On Wednesday, PepsiCo (NASDAQ:PEP) issued a filing with the Securities and Exchange Commission that at first blush could be mistaken for a quite routine notification. The company announced its pricing on Monday, Oct. 7, of $1 billion in senior notes due in 2049, which collectively sport a coupon of 2.875%, payable semiannually. Like its peer consumer staples titans, PepsiCo is a frequent issuer of debt, which it uses for capital investments and other plain-vanilla purposes.
However, this newest debt offering is unique for PepsiCo in that it represents the organization's first "green bond." Proceeds will be used solely to fund sustainability initiatives under three major priorities: "Sustainable Plastics and Packaging," "Decarbonization of Operations and Supply Chain," and "Water Sustainability."
Of these priorities, which are aligned with U.N. Sustainable Development Goals or SDGs, the sustainable plastics and packaging effort seems the most ambitious. PepsiCo intends to reduce its virgin plastic manufacturing content by 35% by the year 2025. Funding from the green bonds will be allocated within this priority to "projects that purchase compostable, biodegradable and/or recyclable material for use in product packaging, and by investing in the development of packaging that includes bio-based PET bottles and compostable and biodegradable snacks flex films."
The company has appointed its first-ever chief sustainability officer to allocate the green investments across the three overarching priorities. Executive Simon Lowden will lead PepsiCo's Sustainability Office, which oversees global teams in sustainable plastic use and sustainable operations. The issuance of a green bond signals CEO Ramon Laguarta's commitment to improving PepsiCo's environmental, social, and governance (ESG) bona fides alongside the more traditional tasks of meeting financial benchmarks and investor expectations.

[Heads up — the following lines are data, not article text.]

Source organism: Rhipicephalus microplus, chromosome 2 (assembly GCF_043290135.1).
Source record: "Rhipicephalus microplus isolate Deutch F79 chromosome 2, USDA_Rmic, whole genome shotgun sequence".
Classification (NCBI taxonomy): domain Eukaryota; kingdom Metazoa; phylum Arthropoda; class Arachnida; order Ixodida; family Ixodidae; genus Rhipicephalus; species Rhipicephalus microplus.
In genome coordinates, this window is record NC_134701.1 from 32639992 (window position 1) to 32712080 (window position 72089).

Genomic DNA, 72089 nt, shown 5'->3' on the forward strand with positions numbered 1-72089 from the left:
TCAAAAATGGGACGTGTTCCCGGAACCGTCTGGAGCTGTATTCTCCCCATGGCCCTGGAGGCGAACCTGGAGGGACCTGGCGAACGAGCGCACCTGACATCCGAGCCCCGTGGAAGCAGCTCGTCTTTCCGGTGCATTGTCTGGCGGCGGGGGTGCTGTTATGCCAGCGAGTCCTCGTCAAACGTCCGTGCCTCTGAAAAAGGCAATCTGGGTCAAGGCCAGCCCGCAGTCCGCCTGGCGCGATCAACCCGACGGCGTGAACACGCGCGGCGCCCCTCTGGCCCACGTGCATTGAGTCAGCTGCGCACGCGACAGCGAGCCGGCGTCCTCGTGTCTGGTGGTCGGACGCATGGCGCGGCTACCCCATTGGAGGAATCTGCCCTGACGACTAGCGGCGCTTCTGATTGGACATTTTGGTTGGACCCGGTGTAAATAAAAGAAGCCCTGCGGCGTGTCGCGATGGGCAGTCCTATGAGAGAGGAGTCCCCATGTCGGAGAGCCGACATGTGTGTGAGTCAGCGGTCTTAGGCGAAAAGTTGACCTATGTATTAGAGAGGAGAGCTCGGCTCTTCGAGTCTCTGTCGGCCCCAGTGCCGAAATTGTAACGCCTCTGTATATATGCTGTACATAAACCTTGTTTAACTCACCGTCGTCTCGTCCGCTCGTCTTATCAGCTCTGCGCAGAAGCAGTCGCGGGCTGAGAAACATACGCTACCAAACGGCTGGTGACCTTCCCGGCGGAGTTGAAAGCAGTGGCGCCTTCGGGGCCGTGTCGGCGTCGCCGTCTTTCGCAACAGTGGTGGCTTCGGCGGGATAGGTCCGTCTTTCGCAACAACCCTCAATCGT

The rationale for green debt
Does issuing debt for sustainability initiatives confer any special financial advantage to PepsiCo? I don't see evidence of any positive or negative impact from the particular flavor of this borrowing. The notes' term agreement, an exhibit to Wednesday's filing, reveals that PepsiCo's relatively attractive coupon rate represents a 92-basis-point spread over the prevailing long-term U.S. Treasury rate on the date of offering (Oct. 7). More than any other factor, this advantageous interest rate is a function of the organization's solid balance sheet and investment-grade rating; moreover, characteristics of the transaction are in line with other recent borrowings detailed in the notes to PepsiCo's most recent annual report.
Over time, however, the green bond can both achieve the desired ESG outcomes and provide meaningful (if difficult-to-quantify) financial benefits. PepsiCo undoubtedly hopes to attract a certain type of shareholder to the "PEP" symbol through this action. Typically, changes to a company's capital structure (i.e., its mix of debt and equity on its balance sheet) seek to optimize shareholder value and/or annual returns. For example, well-resourced public corporations regularly tap into borrowing capacity in order to buy back shares, pursue acquisitions, or invest in their supply chains, to name just a few uses of debt capital.
Altering a company's capital structure to invest in a greener footprint is still quite uncommon among multinational corporations; it's a use of leverage that makes quite a statement, as it can't be immediately traced to an outcome of increased net income or a higher ultimate value per share. Yet it's an action that undoubtedly appeals to investors who actively seek out corporations with high ESG scores. And the borrowing also serves as one of PepsiCo's innumerable efforts to present a more socially conscious image to current and prospective customers. Attracting a new -- and younger -- generation of sustainability-minded consumers is critical to shoring up PepsiCo's future revenue growth.
To conclude, while PepsiCo can't measure investment returns from the green bond proceeds using the same benchmarks as an investment in, say, a manufacturing plant, the project tucks in nicely with the "better" pillar in CEO Laguarta's "Faster, Stronger, Better" strategic framework, which I've discussed in detail here. Achieving a better environmental posture requires material investment; companies can't progress on lofty stated aspirations alone. I for one am intrigued to follow the qualitative returns from this green financing in the coming quarters.